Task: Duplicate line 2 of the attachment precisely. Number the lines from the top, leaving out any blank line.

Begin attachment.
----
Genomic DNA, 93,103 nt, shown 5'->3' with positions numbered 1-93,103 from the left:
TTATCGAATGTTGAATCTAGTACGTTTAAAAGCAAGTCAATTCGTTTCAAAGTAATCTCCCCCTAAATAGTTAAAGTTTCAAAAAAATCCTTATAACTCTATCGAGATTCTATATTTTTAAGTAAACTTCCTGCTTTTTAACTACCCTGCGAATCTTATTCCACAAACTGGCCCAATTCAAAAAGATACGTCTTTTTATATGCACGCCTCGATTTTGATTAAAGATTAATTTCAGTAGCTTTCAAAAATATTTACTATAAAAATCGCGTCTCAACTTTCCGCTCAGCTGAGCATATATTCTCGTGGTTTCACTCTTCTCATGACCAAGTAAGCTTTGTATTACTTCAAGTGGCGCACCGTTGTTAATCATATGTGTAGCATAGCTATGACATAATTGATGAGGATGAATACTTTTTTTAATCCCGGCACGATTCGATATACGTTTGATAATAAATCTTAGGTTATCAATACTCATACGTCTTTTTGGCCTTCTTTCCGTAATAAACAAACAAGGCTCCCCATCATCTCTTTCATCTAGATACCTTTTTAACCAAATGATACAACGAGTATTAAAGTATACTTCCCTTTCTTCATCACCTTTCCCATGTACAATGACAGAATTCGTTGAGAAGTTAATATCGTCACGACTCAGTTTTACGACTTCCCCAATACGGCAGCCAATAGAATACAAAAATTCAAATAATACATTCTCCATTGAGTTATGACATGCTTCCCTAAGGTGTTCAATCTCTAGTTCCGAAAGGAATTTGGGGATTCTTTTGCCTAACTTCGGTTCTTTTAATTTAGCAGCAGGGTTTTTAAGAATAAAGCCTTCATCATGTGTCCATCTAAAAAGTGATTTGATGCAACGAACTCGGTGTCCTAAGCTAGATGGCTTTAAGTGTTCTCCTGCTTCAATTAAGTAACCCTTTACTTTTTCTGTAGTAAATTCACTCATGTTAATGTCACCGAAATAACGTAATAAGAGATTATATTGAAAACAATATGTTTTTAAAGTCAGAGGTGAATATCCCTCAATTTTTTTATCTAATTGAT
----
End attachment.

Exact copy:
TTATCGAATGTTGAATCTAGTACGTTTAAAAGCAAGTCAATTCGTTTCAAAGTAATCTCCCCCTAAATAGTTAAAGTTTCAAAAAAATCCTTATAACTCTATCGAGATTCTATATTTTTAAGTAAACTTCCTGCTTTTTAACTACCCTGCGAATCTTATTCCACAAACTGGCCCAATTCAAAAAGATACGTCTTTTTATATGCACGCCTCGATTTTGATTAAAGATTAATTTCAGTAGCTTTCAAAAATATTTACTATAAAAATCGCGTCTCAACTTTCCGCTCAGCTGAGCATATATTCTCGTGGTTTCACTCTTCTCATGACCAAGTAAGCTTTGTATTACTTCAAGTGGCGCACCGTTGTTAATCATATGTGTAGCATAGCTATGACATAATTGATGAGGATGAATACTTTTTTTAATCCCGGCACGATTCGATATACGTTTGATAATAAATCTTAGGTTATCAATACTCATACGTCTTTTTGGCCTTCTTTCCGTAATAAACAAACAAGGCTCCCCATCATCTCTTTCATCTAGATACCTTTTTAACCAAATGATACAACGAGTATTAAAGTATACTTCCCTTTCTTCATCACCTTTCCCATGTACAATGACAGAATTCGTTGAGAAGTTAATATCGTCACGACTCAGTTTTACGACTTCCCCAATACGGCAGCCAATAGAATACAAAAATTCAAATAATACATTCTCCATTGAGTTATGACATGCTTCCCTAAGGTGTTCAATCTCTAGTTCCGAAAGGAATTTGGGGATTCTTTTGCCTAACTTCGGTTCTTTTAATTTAGCAGCAGGGTTTTTAAGAATAAAGCCTTCATCATGTGTCCATCTAAAAAGTGATTTGATGCAACGAACTCGGTGTCCTAAGCTAGATGGCTTTAAGTGTTCTCCTGCTTCAATTAAGTAACCCTTTACTTTTTCTGTAGTAAATTCACTCATGTTAATGTCACCGAAATAACGTAATAAGAGATTATATTGAAAACAATATGTTTTTAAAGTCAGAGGTGAATATCCCTCAATTTTTTTATCTAATTGAT